I read that differently:
Still, it does mean customers who want coverage beyond the two (or in some cases three) years
It's referring to the fact that AppleCare on Macs is 3 years, as is standard in the industry for enterprise hardware. Companies usually get a 3 year warranty on their enterprise PCs and servers because that's their expected life. (Whether it's included or not depends on the vendor and model line i.e. Lenovo is usually 1 year on their clients, 3 years on workstations, Dell Optiplex/Latitude/Precision is usually 3 years included)

These vendors offer an extension up to 5 years at added cost. It now looks like Apple is offering a 5 year+ option as it fits with Apple's support policy (5 years after last sale).
 

moabal

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Jun 22, 2010
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I do not understand the point of choosing the subscription option?

It seems like regardless of you how pay, the warranty only lasts for 2 years. If you sell the watch within those two years, Apple will refund the prorated difference. It seems like you pay monthly in perpetuity. However, after 2 years, the exception is you would "always" get a new watch.

Can someone clarify this for me?
 

ApfelKuchen

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Aug 28, 2012
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Between the coasts
Sometimes it pays to read the Terms and Conditions (note that it's important to read the Terms and Conditions that apply where you live, since they can vary from country to country).

Interesting note regarding renewals (quoting the US Terms and Conditions, emphasis added):
For Single-Pay Plans, your Plan Term is two (2) years (or three (3) years for Apple Watch Edition or Hermès). Apple is not obligated to renew your Single-Pay Plan. If Apple does offer to renew, Apple will determine the price and terms.
That emphasized part is new. Previously there was no mention of renewal at all. That suggests that Apple is allowing for the possibility of extending the coverage past 2/3 years.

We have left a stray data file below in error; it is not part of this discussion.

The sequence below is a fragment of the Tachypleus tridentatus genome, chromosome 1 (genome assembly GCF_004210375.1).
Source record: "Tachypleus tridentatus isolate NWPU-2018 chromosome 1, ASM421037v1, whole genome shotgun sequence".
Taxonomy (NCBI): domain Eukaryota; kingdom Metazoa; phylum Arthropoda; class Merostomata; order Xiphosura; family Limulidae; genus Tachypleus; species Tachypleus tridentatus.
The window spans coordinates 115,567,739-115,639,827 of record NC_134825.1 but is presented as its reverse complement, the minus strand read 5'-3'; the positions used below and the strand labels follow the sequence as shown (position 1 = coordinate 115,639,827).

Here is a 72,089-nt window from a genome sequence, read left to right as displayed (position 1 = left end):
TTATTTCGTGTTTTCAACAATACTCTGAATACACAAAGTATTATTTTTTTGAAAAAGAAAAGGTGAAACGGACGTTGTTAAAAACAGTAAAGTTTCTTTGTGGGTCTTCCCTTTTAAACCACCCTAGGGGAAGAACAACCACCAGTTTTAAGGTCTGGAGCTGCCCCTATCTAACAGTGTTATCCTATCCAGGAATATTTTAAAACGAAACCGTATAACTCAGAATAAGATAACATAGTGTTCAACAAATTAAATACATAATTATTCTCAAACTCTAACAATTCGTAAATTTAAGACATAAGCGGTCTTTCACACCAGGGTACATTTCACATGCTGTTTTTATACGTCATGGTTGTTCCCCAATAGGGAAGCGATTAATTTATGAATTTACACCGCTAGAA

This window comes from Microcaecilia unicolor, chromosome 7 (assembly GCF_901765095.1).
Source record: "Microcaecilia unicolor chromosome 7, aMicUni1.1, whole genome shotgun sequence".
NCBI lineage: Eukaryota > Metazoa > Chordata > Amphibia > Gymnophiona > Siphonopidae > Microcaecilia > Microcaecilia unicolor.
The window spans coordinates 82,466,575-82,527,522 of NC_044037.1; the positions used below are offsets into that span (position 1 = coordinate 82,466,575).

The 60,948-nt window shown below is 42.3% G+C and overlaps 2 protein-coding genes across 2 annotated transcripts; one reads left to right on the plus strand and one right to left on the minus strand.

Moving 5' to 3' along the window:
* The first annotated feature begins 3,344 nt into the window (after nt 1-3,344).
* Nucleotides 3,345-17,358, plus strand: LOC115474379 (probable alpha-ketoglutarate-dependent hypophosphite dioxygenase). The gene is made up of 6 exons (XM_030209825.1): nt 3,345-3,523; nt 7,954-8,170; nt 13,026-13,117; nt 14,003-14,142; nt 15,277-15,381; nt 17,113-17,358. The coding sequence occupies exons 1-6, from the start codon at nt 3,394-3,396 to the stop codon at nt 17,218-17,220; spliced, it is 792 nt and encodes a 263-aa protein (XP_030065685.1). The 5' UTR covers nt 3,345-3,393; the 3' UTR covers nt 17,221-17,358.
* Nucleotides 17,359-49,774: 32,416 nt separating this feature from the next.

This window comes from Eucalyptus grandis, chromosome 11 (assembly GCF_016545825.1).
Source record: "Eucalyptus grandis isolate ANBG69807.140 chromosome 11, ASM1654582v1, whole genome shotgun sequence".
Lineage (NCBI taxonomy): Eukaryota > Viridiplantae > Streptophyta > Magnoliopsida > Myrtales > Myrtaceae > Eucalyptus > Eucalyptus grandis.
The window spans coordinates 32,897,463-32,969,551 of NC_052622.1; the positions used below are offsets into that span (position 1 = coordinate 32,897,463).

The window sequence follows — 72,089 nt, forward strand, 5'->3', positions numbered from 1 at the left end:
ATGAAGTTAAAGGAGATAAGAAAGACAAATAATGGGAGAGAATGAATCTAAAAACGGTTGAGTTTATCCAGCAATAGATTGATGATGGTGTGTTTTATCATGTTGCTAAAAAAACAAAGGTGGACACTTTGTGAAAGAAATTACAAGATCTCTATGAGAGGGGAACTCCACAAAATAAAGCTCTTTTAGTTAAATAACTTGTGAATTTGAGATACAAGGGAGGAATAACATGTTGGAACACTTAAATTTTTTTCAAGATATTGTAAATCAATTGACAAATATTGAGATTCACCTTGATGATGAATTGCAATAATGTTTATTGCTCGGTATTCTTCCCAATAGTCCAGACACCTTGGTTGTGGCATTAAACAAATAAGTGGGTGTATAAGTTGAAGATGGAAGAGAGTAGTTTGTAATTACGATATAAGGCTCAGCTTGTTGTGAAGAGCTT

Until now, AppleCare has not been renewable under any circumstances. It appears they've reconsidered. On the monthly payment plans that makes AppleCare+ consistent with most of the monthly plans offered by the phone companies, which typically bill monthly on an indefinite basis. And if they do offer extensions on the pay-in-one-lump-sum plans... also a big change for Apple.

Can one really count on this for more than 2 years? Who says Apple won't just cancel the plans beyond 2 years or after the first incident?
Apple's Terms and Conditions do cover these questions. For the month-to-month plans (again, the US terms):
For Monthly Plans, your Plan Term is one (1) month. Your Plan will automatically renew each month unless cancelled as set forth in the “Cancellation” Section 9 below, including in the event that Apple is no longer able to service your Covered Equipment due to the unavailability of service parts, in which case Apple will provide you with thirty (30) days’ prior written notice of cancellation, or as otherwise required by law.
In other words, the monthly plan is no longer a 2-year plan, but an indefinitely renewing plan. As far as cancellations go, the Terms do describe the circumstances under which Apple is able to cancel. The reasons for cancellation by Apple would be non-payment of monthly plans, fraud, or repair parts becoming unavailable.
9.2 Apple’s Cancellation Rights

If your Payment Source cannot be charged for any reason for amounts due, including for any Monthly Plan renewal payment, and you have not otherwise made the appropriate payment by the due date or any applicable renewal date, your Plan may be cancelled for nonpayment and your Plan coverage will cease from the due date or renewal date.

Additionally, unless applicable local law provides otherwise, Apple may cancel this Plan for fraud or material misrepresentation, or if service parts for the Covered Equipment are not available, upon thirty (30) days’ prior written notice. If local law permits and Apple cancels this Plan for the unavailability of service parts, you will receive a pro-rata refund for the Plan’s unexpired Term.
I've never heard of someone's coverage being canceled after a single incident.